The internal squabbles of the EU seem petty in comparison with the calamities in the countries fled by many of the migrants who try to get to Europe.
Aoife Ní Mhurchú, a nurse from Cork, was working with Medécins Sans Frontieres, on the Aquarius search and rescue when it fell victim to the latest rows earlier this month.
She tells Caroline O’Doherty of the ordeal suffered by the 629 people on board and pleads for Europe to remember its humanitarian obligations.
“The events after our last rescue on the Aquarius, a search and rescue ship operated in partnership by SOS Méditeraníe and Médecins Sans Frontières, have shown the urgent need for Europe to rethink its approach to migration, to act humanely and treat people with dignity,” says Aoife.
“Saturday night, June 9, was a nightmare scenario for all of the crew on the Aquarius. We did the rescue in the dark of night. One of the boats we encountered was in very poor condition as we arrived on the scene. As we approached, the back of the boat broke and 40 to 50 people fell into the water.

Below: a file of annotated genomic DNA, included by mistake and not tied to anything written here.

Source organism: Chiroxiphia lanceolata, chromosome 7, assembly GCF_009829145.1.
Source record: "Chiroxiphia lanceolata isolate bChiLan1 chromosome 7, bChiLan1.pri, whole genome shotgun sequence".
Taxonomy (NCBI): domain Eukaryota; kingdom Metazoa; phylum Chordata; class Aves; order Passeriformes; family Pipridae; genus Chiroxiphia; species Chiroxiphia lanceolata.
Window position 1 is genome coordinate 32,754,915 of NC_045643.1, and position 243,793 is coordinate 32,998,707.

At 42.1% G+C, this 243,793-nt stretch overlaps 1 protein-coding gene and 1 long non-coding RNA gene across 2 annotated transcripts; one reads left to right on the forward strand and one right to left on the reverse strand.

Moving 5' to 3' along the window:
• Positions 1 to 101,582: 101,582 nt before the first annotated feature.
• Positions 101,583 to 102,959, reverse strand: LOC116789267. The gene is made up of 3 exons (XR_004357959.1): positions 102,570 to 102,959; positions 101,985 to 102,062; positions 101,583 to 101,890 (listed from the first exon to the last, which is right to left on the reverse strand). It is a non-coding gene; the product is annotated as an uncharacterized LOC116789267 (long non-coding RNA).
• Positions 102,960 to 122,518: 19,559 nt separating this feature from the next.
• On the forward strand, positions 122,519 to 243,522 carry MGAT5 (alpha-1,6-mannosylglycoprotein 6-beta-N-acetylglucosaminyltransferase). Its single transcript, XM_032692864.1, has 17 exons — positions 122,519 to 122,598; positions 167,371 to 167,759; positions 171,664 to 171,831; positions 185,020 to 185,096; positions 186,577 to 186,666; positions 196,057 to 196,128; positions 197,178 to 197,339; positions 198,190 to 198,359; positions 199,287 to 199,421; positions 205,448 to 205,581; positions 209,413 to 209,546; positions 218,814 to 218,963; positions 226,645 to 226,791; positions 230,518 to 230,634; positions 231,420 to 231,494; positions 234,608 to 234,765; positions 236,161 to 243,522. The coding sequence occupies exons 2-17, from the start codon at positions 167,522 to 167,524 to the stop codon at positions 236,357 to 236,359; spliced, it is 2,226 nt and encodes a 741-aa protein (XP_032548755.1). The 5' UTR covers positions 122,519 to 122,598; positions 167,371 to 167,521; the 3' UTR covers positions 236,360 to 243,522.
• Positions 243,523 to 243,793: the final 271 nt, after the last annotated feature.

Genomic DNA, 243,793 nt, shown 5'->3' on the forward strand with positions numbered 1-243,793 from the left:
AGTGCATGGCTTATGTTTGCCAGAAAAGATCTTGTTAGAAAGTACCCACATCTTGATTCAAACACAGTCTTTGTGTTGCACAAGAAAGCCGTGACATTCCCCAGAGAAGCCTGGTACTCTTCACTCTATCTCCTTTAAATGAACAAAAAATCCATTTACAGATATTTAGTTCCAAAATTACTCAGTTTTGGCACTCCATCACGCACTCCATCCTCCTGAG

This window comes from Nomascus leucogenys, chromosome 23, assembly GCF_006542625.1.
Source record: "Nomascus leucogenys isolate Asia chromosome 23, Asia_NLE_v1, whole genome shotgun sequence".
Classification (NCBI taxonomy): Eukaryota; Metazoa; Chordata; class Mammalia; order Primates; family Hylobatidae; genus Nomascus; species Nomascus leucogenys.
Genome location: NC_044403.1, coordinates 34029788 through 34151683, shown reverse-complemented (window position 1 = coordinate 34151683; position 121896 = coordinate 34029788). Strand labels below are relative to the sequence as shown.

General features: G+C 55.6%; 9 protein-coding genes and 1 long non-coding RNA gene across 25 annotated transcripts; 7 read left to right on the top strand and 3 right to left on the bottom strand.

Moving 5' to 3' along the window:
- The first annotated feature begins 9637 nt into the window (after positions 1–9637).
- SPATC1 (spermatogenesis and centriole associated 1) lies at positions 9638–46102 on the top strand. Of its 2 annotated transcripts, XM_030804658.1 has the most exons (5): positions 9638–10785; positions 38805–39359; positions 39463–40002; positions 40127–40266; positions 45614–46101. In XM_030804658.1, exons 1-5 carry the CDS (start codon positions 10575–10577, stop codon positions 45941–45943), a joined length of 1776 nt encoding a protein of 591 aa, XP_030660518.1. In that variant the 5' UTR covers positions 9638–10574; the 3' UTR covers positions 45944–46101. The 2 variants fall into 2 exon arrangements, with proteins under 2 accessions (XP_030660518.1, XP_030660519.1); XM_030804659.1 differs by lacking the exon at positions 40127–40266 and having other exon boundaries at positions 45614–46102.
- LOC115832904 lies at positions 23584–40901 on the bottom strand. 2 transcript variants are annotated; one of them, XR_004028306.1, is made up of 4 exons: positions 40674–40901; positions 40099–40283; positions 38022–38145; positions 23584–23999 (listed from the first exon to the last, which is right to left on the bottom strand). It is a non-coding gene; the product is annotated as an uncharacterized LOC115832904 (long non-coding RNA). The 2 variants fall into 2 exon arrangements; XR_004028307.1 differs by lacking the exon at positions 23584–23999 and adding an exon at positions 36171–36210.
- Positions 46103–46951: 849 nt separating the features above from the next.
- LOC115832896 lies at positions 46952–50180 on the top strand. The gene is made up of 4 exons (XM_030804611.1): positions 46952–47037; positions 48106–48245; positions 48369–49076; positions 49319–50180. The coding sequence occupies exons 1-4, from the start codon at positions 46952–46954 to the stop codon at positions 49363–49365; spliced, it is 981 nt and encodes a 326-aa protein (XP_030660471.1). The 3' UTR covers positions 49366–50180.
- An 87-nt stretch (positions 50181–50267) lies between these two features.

“As the rescuers were pulling people out of the water, we prepared the ship for a mass casualty incident. Everyone was extremely tense. The team pulled more than 40 people from the water and started to bring them back to the Aquarius. We immediately began resuscitation efforts on many of the people who nearly drowned.
“After taking on people rescued by other ships, we had 630 survivors on board. I went and spoke to the rescued people to hear what they’d been through. Although I’ve heard many of these stories at this stage, it never gets any easier to hear about their suffering.